When any one heareth the word of the kingdom, and understandeth it not, then cometh the wicked one, and catcheth away that which was sown in his heart. This is he which received seed by the way side. But he that received the seed into stony places, the same is he that heareth the word, and anon with joy receiveth it; Yet hath he not root in himself, but dureth for a while: for when tribulation or persecution ariseth because of the word, by and by he is offended. He also that received seed among the thorns is he that heareth the word; and the care of this world, and the deceitfulness of riches, choke the word, and he becometh unfruitful. But he that received seed into the good ground is he that heareth the word, and understandeth it; which also beareth fruit, and bringeth forth, some an hundredfold, some sixty, some thirty. (Matt 13:19-23)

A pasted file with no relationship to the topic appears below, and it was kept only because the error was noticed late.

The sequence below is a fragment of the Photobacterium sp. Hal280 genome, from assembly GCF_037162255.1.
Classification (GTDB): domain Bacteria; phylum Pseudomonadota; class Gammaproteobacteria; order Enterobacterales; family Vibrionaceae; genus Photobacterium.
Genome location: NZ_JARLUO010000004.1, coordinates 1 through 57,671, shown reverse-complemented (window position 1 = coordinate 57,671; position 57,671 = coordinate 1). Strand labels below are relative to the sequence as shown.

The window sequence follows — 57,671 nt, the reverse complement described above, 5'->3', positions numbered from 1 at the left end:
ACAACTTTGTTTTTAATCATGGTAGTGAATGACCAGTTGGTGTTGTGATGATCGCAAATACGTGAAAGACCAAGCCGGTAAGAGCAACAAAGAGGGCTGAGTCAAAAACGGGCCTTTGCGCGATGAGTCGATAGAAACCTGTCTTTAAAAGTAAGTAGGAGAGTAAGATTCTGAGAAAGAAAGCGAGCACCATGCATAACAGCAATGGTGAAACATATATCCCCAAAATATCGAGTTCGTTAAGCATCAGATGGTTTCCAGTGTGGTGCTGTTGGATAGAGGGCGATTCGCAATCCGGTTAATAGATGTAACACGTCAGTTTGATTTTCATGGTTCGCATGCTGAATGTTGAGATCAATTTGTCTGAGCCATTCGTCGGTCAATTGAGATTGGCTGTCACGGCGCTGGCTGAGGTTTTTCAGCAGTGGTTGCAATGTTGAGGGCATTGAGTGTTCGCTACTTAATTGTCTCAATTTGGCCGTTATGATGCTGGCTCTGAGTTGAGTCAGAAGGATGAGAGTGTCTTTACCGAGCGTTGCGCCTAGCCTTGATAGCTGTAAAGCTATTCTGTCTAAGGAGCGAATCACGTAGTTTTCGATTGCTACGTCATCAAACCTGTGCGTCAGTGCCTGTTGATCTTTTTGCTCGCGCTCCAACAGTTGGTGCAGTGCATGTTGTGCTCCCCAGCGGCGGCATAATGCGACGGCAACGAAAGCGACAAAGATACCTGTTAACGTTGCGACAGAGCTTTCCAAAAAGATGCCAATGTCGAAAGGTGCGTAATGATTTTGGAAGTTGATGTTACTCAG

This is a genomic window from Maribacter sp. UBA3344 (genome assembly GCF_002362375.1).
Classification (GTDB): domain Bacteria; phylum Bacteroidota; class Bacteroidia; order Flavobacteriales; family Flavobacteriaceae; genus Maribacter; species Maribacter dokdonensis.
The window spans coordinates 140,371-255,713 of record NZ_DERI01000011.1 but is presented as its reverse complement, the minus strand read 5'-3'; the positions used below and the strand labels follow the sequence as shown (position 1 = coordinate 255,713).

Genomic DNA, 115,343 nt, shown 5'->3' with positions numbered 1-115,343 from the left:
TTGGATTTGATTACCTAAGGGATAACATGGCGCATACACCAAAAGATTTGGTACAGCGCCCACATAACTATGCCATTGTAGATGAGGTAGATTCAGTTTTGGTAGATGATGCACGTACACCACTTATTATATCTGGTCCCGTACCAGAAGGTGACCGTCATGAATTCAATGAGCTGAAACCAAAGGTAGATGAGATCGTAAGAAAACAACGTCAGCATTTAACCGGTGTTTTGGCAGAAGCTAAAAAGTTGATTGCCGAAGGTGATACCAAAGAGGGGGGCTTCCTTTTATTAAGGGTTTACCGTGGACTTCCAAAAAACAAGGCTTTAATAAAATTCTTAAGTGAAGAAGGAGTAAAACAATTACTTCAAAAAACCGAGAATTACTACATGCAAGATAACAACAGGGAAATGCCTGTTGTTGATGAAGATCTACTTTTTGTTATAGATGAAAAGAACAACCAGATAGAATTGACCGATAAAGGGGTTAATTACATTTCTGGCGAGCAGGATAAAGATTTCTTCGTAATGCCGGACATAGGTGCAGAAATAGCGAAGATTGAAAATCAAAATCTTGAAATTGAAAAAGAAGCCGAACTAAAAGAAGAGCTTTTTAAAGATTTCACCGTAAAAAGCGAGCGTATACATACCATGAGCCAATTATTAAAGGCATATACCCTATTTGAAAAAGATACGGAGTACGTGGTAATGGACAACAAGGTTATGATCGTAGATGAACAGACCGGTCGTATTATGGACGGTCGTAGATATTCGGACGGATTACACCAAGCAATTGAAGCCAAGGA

When we begin a new life we have to continue in it. Otherwise we die. Some die because of persecution. Others fail to change because of the cares of this world. Some have made a change, but have stopped undergoing the change. “For when for the time ye ought to be teachers, ye have need that one teach you again which be the first principles of the oracles of God; and are become such as have need of milk, and not of strong meat.” (Heb 5:12) Many people continue to sit in the pews but never get up and walk the walk. They have made the change, but are not undergoing the change. They gave up at being a baby.

A change of attitude and action

When Paul spoke of a new life after being immersed and raised, he spoke in the context of new action. When we begin a new life we are changed from the man of sin to the man of the spirit. That change is mostly evidenced by our changes in attitude and in action.